Friday, January 30, 2009

The problem with photography is that a shoot is always out of reach. It always boils down to equipment, time, or access to a particular spot to capture a moment. The latter (time and access) are often out of the range of your control as a photographer. You are largely influenced by external factors that give (or takeaway) the time you need and the access you require in order to make a particular shoot. It's difficult to influence those 2 components because they are usually out of your control.

Fortunately Julie has not placed any constraints on my time and has deeply encouraged me to pursue this creative thread. And also thanks to the DC Sports Box I've been able to gain the access I need to capture some of those compelling moments in time. I'm very fortunate that both of those external forces have lined up in my favor. I'm very grateful to both Julie and Al for making my photography possible.

The one variable over which a photographer has complete control is their equipment. Even then there are some external forces at play because equipment is quite expensive. Every photographer has to make a choice when they swipe their debit card, hand over their cash, or run their credit card through the machine. You choose what lenses and body you'll buy and you have to live with those choices.

I've gone through a couple of spending cycles where I have purchased various lenses and bodies, then sold them, and then purchased higher end lenses and bodies. I lost money in the process but through it I learned more about the economics of the photography business and I learned a lot about my own personal commitment to this creative art. 3 years ago I didn't know if this curiousity would turn into the passion it has become and I spent conservatively on lower end bodies and glass. All the while my interest grew and I felt restricted by the capabilities of the equipment I purchased.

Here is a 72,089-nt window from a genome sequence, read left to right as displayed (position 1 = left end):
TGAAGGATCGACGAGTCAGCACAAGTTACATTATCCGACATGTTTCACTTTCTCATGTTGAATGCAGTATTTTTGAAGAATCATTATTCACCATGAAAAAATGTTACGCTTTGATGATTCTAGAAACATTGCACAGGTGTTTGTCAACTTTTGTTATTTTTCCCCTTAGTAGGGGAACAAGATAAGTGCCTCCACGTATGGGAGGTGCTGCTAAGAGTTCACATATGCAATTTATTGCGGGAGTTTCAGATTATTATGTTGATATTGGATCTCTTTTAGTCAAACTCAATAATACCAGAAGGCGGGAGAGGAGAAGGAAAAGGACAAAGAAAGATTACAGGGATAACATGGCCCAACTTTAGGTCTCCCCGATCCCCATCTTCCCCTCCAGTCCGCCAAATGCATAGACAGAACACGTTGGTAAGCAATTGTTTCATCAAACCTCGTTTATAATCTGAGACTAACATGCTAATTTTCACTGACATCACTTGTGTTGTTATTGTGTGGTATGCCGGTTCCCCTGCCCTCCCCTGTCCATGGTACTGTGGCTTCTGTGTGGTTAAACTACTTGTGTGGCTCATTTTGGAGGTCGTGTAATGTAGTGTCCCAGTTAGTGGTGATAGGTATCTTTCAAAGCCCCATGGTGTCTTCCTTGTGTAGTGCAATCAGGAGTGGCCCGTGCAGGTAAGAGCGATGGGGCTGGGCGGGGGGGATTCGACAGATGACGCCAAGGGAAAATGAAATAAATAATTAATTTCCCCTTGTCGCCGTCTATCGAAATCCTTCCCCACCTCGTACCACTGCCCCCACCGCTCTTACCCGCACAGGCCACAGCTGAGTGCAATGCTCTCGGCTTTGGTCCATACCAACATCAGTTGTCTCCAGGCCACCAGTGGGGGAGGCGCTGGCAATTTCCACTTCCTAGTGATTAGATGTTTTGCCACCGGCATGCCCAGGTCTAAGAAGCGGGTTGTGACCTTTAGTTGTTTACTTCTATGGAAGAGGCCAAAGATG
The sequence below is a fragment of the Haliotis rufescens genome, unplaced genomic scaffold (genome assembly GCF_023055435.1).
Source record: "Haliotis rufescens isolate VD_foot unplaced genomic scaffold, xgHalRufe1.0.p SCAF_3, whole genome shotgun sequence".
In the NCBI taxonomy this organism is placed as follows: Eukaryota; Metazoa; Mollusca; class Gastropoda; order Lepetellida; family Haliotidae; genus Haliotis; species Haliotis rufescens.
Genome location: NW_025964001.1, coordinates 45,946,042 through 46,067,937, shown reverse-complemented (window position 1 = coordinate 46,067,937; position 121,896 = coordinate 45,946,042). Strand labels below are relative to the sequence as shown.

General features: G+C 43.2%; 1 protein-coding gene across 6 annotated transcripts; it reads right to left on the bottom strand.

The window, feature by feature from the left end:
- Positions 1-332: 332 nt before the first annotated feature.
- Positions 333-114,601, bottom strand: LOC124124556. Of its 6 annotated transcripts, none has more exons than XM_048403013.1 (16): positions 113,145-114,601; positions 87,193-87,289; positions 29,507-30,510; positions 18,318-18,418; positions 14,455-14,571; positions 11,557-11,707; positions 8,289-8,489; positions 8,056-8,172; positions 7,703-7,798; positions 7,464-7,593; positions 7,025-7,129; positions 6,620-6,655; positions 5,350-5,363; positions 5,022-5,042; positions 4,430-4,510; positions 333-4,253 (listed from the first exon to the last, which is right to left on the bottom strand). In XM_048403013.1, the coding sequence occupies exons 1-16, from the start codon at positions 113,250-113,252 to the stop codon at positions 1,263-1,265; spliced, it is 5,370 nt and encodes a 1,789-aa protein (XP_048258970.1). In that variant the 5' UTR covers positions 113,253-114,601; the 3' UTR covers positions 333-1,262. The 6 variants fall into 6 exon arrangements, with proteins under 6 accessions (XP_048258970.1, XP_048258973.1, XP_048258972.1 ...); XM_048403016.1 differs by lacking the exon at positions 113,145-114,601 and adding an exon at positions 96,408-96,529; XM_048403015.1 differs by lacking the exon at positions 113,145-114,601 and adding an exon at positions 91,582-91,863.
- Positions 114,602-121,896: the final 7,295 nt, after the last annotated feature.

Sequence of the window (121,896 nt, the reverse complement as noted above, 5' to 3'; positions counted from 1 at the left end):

With enormous support from Julie I purchased 2 professional bodies and a variety of lenses all at f/2.8 apertures. The purchases were a stretch but since then I have never felt constrained by my equipment. With Julie's support I eliminated the 1 item over which I had control in my photographic growth: equipment.

Recently my interests have expanded into flash photography and I've expanded my equipment inventory to include some pocket wizards and a mounting bracket from Manfrotto. The costs really start to pile up due to an aggregate effect but it still pales in comparison to purchasing lenses. A used MultiMax Pocket Wizard will run you $230 on, and a Manfrotto 2929 bracket can be had for $100 on Lastly, the super clamp is < $50 on Adorama. The prices are reasonable.

These items open up a whole new approach to photography.

After purchasing the clamp, bracket, and pocket wizards I worked with the Maryland team photographer to arrange a remote setup on the supports for the backboard during a women's game. He was happy to assist and after mounting my camera myself he jumped up on the supports and locked it down tightly. The Manfrotto 2929 support bracket has several different pivot points that allows a lot of flexibility. As my D3 camera and 14-24mm lens dangled there precipitously close to the backboard Greg laughed and asked me if I was nervous. His query made me laugh because I wasn't nervous in the slightest - I had full confidence in the support bracket, clamp, and in Greg. It still made me laugh though - I've been in a lot more precarious scenarios but I rarely am nervous.